Downey agrees.

“I think it’s also sad you can’t buy toothpaste or deodorant or soap or shampoo,” she said.

Where You Can Shop

The major grocery stores in the Rockbridge area — Kroger, Wal-Mart and the Food Lions in Lexington and Buena Vista — all accept the SNAP EBT card. So do convenience stores, local food pantries and even farmers markets.

Kroger Manager K. J. Sobolewski says Kroger sees more SNAP recipients than Food Lion and Wal-Mart because lower-income housing is closer to Kroger, so it is easier for people to walk to.

According to The U.S. Department of Agriculture Food and Nutrition Service, in order to be eligible to accept food stamps, a store “must sell food for home preparation and consumption.”

The store must also regularly sell food from at least three of the four staple food groups — dairy, fruits and vegetables, bread and cereal, and meat, poultry and fish.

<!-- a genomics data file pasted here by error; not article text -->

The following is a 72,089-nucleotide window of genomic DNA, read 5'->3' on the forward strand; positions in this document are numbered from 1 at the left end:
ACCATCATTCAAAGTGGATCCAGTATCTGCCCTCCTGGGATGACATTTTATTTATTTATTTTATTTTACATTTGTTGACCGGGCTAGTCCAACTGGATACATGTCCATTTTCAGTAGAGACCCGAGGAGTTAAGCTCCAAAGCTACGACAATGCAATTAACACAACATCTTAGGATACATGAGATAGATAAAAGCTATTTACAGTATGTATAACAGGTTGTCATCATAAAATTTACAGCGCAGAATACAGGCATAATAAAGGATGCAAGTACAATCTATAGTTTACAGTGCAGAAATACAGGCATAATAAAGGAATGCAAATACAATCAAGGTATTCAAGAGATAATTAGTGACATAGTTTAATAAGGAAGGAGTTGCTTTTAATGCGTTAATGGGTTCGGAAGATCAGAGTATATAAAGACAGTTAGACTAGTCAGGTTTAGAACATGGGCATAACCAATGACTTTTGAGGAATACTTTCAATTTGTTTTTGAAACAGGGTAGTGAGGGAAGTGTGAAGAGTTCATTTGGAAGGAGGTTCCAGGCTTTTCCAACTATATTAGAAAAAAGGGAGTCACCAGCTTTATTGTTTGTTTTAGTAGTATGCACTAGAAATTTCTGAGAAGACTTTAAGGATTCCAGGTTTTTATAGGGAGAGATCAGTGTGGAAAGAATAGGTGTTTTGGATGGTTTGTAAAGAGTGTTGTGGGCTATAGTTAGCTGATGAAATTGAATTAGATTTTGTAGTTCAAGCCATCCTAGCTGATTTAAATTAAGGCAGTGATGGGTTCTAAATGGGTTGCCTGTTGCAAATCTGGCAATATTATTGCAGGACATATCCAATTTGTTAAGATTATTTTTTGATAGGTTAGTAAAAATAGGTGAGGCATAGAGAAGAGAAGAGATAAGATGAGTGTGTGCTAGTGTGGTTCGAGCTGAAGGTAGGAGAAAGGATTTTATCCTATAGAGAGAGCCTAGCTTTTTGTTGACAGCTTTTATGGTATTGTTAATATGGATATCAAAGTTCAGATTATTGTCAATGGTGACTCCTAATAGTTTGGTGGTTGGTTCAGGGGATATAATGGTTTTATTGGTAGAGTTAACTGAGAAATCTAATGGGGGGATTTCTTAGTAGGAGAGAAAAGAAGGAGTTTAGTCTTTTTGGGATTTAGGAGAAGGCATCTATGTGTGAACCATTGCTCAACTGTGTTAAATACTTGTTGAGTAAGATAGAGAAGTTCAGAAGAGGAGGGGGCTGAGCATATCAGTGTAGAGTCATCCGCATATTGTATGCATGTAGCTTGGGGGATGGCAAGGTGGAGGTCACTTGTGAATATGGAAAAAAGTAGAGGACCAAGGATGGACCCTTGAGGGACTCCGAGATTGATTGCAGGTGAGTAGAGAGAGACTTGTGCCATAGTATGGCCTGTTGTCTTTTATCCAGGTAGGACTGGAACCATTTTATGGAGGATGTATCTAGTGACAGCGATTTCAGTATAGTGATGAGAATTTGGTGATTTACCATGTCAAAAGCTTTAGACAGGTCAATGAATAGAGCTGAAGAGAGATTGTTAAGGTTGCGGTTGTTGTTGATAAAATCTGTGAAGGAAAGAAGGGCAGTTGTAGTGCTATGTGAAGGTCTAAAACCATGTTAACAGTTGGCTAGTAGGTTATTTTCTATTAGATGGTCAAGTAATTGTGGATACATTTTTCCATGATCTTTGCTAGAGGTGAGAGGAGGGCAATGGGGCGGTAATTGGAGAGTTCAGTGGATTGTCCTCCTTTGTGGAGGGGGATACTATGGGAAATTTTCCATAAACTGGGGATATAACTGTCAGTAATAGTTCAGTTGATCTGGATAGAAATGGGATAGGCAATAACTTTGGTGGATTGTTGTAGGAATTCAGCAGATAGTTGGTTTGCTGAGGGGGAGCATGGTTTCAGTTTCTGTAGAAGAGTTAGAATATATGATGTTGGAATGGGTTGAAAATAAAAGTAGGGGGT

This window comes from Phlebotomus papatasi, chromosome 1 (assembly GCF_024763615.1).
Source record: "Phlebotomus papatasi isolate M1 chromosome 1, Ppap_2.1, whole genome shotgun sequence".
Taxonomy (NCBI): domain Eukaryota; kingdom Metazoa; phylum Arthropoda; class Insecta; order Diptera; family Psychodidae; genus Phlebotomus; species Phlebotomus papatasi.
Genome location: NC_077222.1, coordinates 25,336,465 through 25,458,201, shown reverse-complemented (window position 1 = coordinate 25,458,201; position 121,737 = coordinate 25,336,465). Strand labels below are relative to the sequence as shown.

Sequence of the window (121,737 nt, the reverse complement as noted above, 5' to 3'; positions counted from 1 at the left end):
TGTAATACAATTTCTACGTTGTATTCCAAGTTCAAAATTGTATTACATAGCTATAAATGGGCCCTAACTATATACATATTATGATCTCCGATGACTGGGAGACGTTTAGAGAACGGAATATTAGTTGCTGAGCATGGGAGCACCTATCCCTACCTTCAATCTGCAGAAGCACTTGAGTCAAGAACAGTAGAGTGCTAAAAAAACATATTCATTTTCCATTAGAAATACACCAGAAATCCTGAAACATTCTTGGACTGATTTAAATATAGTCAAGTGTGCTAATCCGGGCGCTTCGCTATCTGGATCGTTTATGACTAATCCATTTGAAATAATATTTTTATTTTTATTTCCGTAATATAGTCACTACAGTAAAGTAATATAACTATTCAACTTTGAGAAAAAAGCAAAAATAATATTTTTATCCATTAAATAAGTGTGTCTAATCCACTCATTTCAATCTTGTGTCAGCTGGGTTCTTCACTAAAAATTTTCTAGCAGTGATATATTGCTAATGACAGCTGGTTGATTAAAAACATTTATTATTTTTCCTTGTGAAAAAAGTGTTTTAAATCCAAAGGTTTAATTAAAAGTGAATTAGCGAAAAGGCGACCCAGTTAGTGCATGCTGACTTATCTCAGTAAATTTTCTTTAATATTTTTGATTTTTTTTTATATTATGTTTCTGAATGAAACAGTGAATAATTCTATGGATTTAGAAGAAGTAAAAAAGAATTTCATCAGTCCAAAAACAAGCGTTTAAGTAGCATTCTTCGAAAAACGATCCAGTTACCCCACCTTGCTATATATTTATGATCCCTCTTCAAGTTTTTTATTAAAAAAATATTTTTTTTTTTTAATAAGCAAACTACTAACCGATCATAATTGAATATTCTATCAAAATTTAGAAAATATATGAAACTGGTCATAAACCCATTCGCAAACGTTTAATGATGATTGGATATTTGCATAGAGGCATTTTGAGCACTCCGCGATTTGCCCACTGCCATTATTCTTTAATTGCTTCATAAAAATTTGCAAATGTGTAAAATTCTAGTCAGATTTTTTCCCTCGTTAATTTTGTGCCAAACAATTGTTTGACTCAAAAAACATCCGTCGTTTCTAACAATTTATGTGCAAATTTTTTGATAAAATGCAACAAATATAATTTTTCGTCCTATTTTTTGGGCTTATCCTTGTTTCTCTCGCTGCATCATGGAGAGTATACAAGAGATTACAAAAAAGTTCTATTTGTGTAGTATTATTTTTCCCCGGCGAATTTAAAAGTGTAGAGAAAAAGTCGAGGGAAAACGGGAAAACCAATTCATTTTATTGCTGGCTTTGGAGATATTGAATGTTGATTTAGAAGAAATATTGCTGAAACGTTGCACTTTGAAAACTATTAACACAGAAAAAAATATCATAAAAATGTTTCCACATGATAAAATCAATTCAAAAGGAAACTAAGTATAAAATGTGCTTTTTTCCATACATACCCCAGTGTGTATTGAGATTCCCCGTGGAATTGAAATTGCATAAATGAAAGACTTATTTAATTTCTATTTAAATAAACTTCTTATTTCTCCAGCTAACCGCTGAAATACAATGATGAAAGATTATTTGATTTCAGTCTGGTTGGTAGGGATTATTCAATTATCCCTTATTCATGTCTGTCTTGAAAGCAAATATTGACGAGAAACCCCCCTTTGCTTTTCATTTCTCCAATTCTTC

And more than half of the store’s sales must be of food.

How You Shop


In this video, SNAP recipient Patsy Camden explains how she stretches her food money.  

Many people probably think of the SNAP program as a supplement to a family’s food spending.  But some recipients would go hungry without it, Downey said.

“I talked to a woman who was in here before 8:30 on Monday morning who said she needed food stamps right away,” she said. “She was starving. She actually had the shakes. She was desperate, and she wasn’t old, I would say maybe 35.”

Downey gave her an emergency EBT card known as a vault card. Lexington’s social services have vault cards on site for extreme hunger cases. They activate the card within a couple of hours so that people can receive food almost immediately.

“Sometimes it’s what you have to do,” she said. “You give them a vault card if they’re in need.”

Most SNAP recipients are not starving. They are what advocates call food-insecure. That means they don’t always know where they will find their next meal, according to the Feeding America website.  Feeding America is a nonprofit organization and the nation’s leading hunger-relief charity.